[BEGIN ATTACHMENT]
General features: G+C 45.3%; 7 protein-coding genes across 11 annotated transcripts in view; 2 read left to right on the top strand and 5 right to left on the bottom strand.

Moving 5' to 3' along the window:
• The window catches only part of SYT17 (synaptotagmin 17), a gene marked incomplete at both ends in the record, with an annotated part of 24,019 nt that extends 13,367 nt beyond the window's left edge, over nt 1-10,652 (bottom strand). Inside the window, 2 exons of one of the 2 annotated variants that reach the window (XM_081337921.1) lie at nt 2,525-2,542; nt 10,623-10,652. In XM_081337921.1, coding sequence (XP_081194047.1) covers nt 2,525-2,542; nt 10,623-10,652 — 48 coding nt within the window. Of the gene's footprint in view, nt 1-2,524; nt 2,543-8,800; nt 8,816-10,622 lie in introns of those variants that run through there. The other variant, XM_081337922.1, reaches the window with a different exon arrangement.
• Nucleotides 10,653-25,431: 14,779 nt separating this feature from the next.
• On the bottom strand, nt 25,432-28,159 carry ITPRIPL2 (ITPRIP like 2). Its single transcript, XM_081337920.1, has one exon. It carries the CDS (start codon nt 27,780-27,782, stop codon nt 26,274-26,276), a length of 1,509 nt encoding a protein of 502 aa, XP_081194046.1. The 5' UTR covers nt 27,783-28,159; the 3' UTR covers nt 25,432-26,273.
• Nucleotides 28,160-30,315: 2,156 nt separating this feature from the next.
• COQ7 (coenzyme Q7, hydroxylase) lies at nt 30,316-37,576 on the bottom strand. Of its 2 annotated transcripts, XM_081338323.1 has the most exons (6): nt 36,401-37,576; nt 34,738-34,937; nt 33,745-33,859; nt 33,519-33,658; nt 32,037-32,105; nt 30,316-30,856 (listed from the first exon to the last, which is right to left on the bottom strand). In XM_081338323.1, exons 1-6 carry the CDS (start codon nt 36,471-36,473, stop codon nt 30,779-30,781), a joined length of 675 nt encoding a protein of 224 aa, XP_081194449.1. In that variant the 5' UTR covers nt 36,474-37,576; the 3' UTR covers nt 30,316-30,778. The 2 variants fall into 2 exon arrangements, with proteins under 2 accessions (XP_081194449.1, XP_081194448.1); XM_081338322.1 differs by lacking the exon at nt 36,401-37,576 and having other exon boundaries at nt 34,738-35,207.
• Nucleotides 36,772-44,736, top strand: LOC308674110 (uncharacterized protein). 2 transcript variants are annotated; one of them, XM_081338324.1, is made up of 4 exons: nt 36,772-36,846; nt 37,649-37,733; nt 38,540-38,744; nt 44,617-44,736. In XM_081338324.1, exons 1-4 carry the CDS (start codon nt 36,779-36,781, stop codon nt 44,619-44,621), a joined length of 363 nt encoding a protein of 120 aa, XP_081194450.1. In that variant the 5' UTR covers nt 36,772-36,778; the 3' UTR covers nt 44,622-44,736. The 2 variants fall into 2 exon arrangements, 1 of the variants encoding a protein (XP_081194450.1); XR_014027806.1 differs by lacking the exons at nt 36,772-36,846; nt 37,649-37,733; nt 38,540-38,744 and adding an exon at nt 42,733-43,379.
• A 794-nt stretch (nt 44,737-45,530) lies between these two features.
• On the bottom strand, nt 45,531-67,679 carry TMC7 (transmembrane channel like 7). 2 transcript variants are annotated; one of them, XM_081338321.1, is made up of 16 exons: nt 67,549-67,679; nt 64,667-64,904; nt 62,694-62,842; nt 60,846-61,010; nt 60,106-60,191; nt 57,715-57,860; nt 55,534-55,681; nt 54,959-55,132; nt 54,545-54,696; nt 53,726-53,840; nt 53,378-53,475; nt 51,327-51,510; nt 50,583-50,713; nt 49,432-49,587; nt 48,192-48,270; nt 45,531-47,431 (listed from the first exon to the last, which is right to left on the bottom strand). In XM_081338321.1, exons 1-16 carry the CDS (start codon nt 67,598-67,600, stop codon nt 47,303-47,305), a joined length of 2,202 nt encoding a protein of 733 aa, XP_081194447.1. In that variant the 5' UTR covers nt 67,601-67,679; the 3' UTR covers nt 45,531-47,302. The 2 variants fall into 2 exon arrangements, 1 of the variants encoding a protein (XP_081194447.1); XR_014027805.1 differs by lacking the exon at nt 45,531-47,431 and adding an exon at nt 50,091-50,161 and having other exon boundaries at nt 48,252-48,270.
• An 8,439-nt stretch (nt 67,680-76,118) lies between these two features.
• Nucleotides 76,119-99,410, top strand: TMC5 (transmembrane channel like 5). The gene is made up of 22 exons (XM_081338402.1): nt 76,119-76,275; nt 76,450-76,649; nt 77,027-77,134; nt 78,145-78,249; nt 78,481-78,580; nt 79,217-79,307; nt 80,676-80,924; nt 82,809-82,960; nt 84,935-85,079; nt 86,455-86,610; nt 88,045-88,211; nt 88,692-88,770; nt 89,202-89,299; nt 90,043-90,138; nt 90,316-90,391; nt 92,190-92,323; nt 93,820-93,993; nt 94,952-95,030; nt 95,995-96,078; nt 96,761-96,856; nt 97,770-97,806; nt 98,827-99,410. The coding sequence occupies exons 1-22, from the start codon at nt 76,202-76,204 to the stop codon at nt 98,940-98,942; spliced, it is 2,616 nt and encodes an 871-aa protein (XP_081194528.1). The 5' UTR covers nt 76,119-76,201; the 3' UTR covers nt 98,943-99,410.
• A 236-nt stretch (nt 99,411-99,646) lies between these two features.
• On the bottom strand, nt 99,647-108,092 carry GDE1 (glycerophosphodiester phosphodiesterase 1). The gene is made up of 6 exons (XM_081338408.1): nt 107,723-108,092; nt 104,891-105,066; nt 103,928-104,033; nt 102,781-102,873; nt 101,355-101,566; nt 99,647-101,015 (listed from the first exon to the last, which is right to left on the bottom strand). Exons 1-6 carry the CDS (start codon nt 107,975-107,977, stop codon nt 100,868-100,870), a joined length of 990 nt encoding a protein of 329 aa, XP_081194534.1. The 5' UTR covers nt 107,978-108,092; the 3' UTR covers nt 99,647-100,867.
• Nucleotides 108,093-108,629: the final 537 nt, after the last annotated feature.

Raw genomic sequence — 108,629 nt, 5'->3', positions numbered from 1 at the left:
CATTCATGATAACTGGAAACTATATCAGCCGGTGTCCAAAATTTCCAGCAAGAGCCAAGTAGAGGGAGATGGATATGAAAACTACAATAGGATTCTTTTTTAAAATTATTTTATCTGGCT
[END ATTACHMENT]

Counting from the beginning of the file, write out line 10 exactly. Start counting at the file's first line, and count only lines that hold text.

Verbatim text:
• On the bottom strand, nt 45,531-67,679 carry TMC7 (transmembrane channel like 7). 2 transcript variants are annotated; one of them, XM_081338321.1, is made up of 16 exons: nt 67,549-67,679; nt 64,667-64,904; nt 62,694-62,842; nt 60,846-61,010; nt 60,106-60,191; nt 57,715-57,860; nt 55,534-55,681; nt 54,959-55,132; nt 54,545-54,696; nt 53,726-53,840; nt 53,378-53,475; nt 51,327-51,510; nt 50,583-50,713; nt 49,432-49,587; nt 48,192-48,270; nt 45,531-47,431 (listed from the first exon to the last, which is right to left on the bottom strand). In XM_081338321.1, exons 1-16 carry the CDS (start codon nt 67,598-67,600, stop codon nt 47,303-47,305), a joined length of 2,202 nt encoding a protein of 733 aa, XP_081194447.1. In that variant the 5' UTR covers nt 67,601-67,679; the 3' UTR covers nt 45,531-47,302. The 2 variants fall into 2 exon arrangements, 1 of the variants encoding a protein (XP_081194447.1); XR_014027805.1 differs by lacking the exon at nt 45,531-47,431 and adding an exon at nt 50,091-50,161 and having other exon boundaries at nt 48,252-48,270.